What Would Happen if the Fed Decided to Raise Interest Rates?


Federal Reserve Chairman Ben Bernanke; AP photo

Question/Comment: A stupid question, perhaps, but here goes. Okay, lowering the overnight rate to 0.25 percent doesn’t seem to have worked very well. What would happen if the Fed decided to RAISE the rate by a percentage point or two? Would that make banks think they could earn a little money by lending again?

Paul Solman: The motto of this page — and my career— is that there ARE no stupid questions (as I explained at some length in a 1992 Columbia Journalism Review article, the Internet is just plain amazing, isn’t it? I just Googled “no stupid questions” and “Solman” and voila!)

As to YOUR non-stupid question: First, how do we know the Fed’s lowering hasn’t worked very well? We can never know the counterfactual: What would have happened had the Fed NOT lowered? The purpose was to keep world credit markets from completely freezing. Or as one former Fed economist, Steve Cecchetti, now with Basle’s Bank of International Settlements, put it in a piece of ours: “That’s what was at risk here . . . that we were going to get up one morning and that the financial system would simply not be operating any longer. You would go to the grocery store, you would run your debit card through at the checkout, and the payment wouldn’t go through because your bank wouldn’t be operating.”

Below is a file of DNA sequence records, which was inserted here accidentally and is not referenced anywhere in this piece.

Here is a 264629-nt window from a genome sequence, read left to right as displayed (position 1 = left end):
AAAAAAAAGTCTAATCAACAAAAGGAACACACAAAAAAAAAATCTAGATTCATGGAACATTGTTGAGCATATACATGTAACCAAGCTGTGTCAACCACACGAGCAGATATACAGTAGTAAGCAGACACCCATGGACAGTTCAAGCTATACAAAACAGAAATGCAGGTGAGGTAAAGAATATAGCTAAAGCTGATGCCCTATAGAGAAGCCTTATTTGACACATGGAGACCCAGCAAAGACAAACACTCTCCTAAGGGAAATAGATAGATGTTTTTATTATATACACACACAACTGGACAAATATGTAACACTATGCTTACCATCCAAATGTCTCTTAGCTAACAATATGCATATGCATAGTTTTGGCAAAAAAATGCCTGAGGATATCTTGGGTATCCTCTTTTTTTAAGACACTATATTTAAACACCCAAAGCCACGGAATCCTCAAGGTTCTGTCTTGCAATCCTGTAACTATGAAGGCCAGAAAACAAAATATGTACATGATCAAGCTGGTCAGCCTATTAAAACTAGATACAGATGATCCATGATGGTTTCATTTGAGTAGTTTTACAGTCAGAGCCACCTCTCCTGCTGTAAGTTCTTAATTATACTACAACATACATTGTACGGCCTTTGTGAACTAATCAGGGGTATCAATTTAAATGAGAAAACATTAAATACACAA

Second, and more to the point: If the Fed RAISED the interest rate, businesses and consumers would be even less inclined to borrow and spend than they already are. The reason Obama is proposing a big “stimulus” package is to STIMULATE – by spending. The last thing we want to do at this point, then, is DE-stimulate. But that’s the effect higher interest rates would have.